A Mebane man is scheduled to be sentenced later this year after he pleaded guilty in federal court this spring to a $20 million leasing fraud scheme, according to the U.S. Attorney’s Office for the Eastern District of North Carolina.
An announcement by the U.S. Attorney’s Office described the perpetrator, Dan Raymond, as a “Mebane man” and the owner/operator of multiple computer equipment supply companies that “bilked financiers for millions in a scheme that lasted years. An investigation by the FBI revealed that Raymond had brokered fraudulent equipment leasing deals valued at more than $20 million, involving more than two dozen victims. He had been living in Cary at one time and carried out the fraud scheme between March 2016 and January 2022, the U.S. Attorney’s Office said.
Documents on file with the Secretary of State’s office list Raymond’s principal office address as 1024 Mebane Oaks Road in Mebane, which corresponds with the address for the Wrap, Pack & Ship store in the Mebane Oaks Village shopping center.
Raymond pled guilty to conspiracy to commit mail fraud and wire fraud, for which he faces up to 20 years in prison.
The investigation revealed that Raymond had carried out a scheme to defraud finance companies that provided financing to small and mid-sized businesses in order to lease computer equipment and servers, according to the U.S. Attorney’s Office for the Eastern District. The finance companies held the title to the equipment, which was then leased to the businesses.
The U.S. Attorney’s office characterized the arrangements as a complicated fraud scheme in which the finance companies entered into agreements with brokers like Raymond, who in exchange for a fee, would arrange for the purchase and delivery of the equipment to businesses.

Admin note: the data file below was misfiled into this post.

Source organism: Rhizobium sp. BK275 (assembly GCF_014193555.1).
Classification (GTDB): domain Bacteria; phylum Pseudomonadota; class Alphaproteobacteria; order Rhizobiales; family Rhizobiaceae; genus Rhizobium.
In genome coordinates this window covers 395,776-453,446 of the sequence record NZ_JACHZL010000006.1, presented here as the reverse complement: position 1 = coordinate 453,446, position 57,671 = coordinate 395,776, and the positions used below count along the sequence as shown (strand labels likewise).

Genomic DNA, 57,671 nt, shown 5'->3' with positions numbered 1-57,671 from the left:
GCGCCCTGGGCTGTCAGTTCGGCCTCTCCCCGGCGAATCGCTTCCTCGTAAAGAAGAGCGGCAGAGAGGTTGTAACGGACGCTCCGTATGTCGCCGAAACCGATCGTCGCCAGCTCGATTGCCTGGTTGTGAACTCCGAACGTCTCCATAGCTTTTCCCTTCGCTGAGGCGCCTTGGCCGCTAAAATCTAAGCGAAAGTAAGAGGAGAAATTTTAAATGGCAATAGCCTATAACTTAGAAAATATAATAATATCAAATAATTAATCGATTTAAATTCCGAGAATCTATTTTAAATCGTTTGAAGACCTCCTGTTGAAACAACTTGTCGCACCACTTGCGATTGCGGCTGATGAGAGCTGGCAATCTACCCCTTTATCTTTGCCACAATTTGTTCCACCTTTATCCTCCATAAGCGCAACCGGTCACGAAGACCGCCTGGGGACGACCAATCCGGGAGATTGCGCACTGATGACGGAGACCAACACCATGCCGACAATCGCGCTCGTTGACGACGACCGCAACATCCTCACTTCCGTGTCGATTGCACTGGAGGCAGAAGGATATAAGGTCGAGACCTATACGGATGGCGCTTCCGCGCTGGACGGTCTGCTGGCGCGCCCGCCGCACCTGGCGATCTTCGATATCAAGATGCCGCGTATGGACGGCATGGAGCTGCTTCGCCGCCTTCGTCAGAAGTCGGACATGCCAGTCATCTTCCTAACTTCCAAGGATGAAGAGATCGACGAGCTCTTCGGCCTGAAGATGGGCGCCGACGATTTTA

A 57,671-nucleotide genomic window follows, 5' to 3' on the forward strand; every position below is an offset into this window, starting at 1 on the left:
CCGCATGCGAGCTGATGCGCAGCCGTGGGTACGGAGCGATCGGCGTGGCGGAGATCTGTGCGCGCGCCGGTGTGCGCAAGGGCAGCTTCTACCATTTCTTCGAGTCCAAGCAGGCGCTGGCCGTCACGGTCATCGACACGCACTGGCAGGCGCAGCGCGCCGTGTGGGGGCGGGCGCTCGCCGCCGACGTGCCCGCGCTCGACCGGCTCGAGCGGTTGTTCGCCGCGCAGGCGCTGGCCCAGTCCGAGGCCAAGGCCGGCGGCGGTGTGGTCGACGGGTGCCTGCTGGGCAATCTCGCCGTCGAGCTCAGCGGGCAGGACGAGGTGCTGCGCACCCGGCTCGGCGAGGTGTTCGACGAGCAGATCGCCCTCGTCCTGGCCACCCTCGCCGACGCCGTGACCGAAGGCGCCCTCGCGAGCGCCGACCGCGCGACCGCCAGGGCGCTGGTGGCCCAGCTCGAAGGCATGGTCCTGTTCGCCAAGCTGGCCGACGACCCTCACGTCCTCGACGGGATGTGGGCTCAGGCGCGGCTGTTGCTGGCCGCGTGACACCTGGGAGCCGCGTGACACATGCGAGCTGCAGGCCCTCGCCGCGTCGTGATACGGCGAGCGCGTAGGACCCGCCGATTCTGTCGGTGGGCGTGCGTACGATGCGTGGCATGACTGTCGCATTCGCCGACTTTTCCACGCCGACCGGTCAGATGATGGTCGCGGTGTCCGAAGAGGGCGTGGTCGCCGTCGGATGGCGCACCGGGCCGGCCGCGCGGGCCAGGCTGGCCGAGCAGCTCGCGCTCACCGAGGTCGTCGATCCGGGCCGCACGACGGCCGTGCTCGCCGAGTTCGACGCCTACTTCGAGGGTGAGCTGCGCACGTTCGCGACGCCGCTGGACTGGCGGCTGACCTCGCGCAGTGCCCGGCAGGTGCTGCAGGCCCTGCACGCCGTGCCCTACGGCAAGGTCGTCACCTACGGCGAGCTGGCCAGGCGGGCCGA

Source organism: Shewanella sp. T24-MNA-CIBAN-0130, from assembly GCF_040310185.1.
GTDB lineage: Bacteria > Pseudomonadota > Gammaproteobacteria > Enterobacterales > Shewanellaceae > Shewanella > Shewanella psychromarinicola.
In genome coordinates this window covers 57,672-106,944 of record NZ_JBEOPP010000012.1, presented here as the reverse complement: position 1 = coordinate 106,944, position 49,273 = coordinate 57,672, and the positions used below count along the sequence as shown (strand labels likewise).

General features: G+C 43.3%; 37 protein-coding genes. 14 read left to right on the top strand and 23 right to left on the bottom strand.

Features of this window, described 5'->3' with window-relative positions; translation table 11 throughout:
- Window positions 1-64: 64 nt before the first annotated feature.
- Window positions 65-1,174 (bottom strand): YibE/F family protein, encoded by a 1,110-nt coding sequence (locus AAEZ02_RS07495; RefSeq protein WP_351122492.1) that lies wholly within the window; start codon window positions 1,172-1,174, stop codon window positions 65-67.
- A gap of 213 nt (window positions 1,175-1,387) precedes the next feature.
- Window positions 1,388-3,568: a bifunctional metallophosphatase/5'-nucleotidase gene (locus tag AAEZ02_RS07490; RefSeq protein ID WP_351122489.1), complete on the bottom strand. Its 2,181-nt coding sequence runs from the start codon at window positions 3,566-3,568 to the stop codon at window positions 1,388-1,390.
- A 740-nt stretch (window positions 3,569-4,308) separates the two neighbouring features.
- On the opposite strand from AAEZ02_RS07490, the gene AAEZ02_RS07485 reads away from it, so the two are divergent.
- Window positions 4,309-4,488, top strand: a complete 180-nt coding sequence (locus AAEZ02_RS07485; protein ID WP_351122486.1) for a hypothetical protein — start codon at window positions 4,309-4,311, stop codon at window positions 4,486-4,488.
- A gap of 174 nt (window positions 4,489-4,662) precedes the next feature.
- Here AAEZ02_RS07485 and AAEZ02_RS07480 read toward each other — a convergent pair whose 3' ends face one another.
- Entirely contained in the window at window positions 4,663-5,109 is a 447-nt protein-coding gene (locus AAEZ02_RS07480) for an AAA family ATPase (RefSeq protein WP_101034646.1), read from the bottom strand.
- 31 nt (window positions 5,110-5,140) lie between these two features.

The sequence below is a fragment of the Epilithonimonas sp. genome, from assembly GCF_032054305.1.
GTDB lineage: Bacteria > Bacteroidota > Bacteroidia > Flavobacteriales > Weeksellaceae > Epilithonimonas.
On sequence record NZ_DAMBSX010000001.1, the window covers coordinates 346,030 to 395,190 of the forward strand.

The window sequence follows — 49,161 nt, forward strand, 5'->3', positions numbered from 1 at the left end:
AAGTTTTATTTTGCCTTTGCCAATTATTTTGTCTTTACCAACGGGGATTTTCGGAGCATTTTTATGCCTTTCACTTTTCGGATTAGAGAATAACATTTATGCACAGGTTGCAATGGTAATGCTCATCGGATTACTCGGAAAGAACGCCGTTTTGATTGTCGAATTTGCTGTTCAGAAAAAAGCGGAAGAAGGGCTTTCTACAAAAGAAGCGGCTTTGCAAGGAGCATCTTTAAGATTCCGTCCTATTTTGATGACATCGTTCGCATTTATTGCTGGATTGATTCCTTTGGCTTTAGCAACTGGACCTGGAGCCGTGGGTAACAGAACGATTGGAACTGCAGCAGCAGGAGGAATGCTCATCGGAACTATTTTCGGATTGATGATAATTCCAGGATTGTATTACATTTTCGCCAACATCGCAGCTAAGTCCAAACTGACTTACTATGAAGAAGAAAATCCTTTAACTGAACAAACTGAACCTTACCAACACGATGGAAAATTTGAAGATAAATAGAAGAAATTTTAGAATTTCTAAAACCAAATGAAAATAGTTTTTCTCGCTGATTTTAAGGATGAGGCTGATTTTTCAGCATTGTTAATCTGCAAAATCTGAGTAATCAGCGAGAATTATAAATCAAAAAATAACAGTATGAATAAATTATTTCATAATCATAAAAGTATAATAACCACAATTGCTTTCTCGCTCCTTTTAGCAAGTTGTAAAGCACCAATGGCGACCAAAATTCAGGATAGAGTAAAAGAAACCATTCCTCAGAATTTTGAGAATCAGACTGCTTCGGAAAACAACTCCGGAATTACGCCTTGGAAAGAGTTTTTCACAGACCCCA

The investigation ultimately revealed that “Raymond enticed customers by offering lease deals that included large cash rebates and long-term payback options,” the U.S. Attorney’s Office explained this spring at the conclusion of a hearing before U.S. District Court judge Terrence W. Boyle. “Raymond falsely assured customers that this was a common and legitimate practice, and that they could sell the computer equipment if they chose to.” The cash rebates and payback options were not known or approved by the finance companies, according to federal investigators.
Once the equipment leases were signed and approved by finance companies, Raymond instructed his customers “to falsify documents” stating that the products had been delivered and were working properly, “when, in fact, no equipment had been delivered or installed,” the FBI concluded. Once the finance companies paid Raymond his fee for brokering the deals, Raymond then wired “rebates” to his customers from his business checking account, based on the FBI’s findings.
“Raymond sometimes did ship computer equipment to the customers,” the U.S. Attorney’s Office elaborated. “However, whereas the leases called for name brand computer servers and hardware valued between $30,000 [and] $100,000, Raymond sent generic parts valued at $50 [to] $3,500.”
The U.S. Attorney’s Office said Raymond carried out the fraud under multiple business entities that included: Integrity IT Solutions; Logos Consulting; Lendberry Corp.; US Server Supply; Online Concepts, Inc.; Referral Marketing Services; Sandriver Group, Inc.; Business Repair Consultants; and Buyback Funders, LLC.
“The Research Triangle is a hub for tech and innovation,” said Michael Easley, Jr., who is the U.S. Attorney for the Eastern District and the son of former Democratic N.C. Gov. Mike Easley. “We are ramping up white collar fraud enforcement to ensure fraudsters who take advantage of our booming tech sector are held accountable.”